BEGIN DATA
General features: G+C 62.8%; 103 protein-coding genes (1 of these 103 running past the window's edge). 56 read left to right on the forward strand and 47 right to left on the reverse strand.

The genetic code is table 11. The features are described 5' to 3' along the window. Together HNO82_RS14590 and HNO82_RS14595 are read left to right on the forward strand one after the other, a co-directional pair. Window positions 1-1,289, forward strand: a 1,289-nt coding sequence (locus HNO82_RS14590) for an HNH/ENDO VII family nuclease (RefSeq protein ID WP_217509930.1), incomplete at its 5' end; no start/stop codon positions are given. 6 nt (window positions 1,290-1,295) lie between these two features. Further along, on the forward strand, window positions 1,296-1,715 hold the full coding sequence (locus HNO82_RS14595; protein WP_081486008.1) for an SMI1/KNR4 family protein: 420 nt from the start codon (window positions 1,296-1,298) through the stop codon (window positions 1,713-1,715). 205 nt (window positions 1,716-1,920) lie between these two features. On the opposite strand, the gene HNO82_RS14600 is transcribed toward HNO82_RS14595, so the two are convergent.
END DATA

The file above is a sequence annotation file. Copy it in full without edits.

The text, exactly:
General features: G+C 62.8%; 103 protein-coding genes (1 of these 103 running past the window's edge). 56 read left to right on the forward strand and 47 right to left on the reverse strand.

The genetic code is table 11. The features are described 5' to 3' along the window. Together HNO82_RS14590 and HNO82_RS14595 are read left to right on the forward strand one after the other, a co-directional pair. Window positions 1-1,289, forward strand: a 1,289-nt coding sequence (locus HNO82_RS14590) for an HNH/ENDO VII family nuclease (RefSeq protein ID WP_217509930.1), incomplete at its 5' end; no start/stop codon positions are given. 6 nt (window positions 1,290-1,295) lie between these two features. Further along, on the forward strand, window positions 1,296-1,715 hold the full coding sequence (locus HNO82_RS14595; protein WP_081486008.1) for an SMI1/KNR4 family protein: 420 nt from the start codon (window positions 1,296-1,298) through the stop codon (window positions 1,713-1,715). 205 nt (window positions 1,716-1,920) lie between these two features. On the opposite strand, the gene HNO82_RS14600 is transcribed toward HNO82_RS14595, so the two are convergent.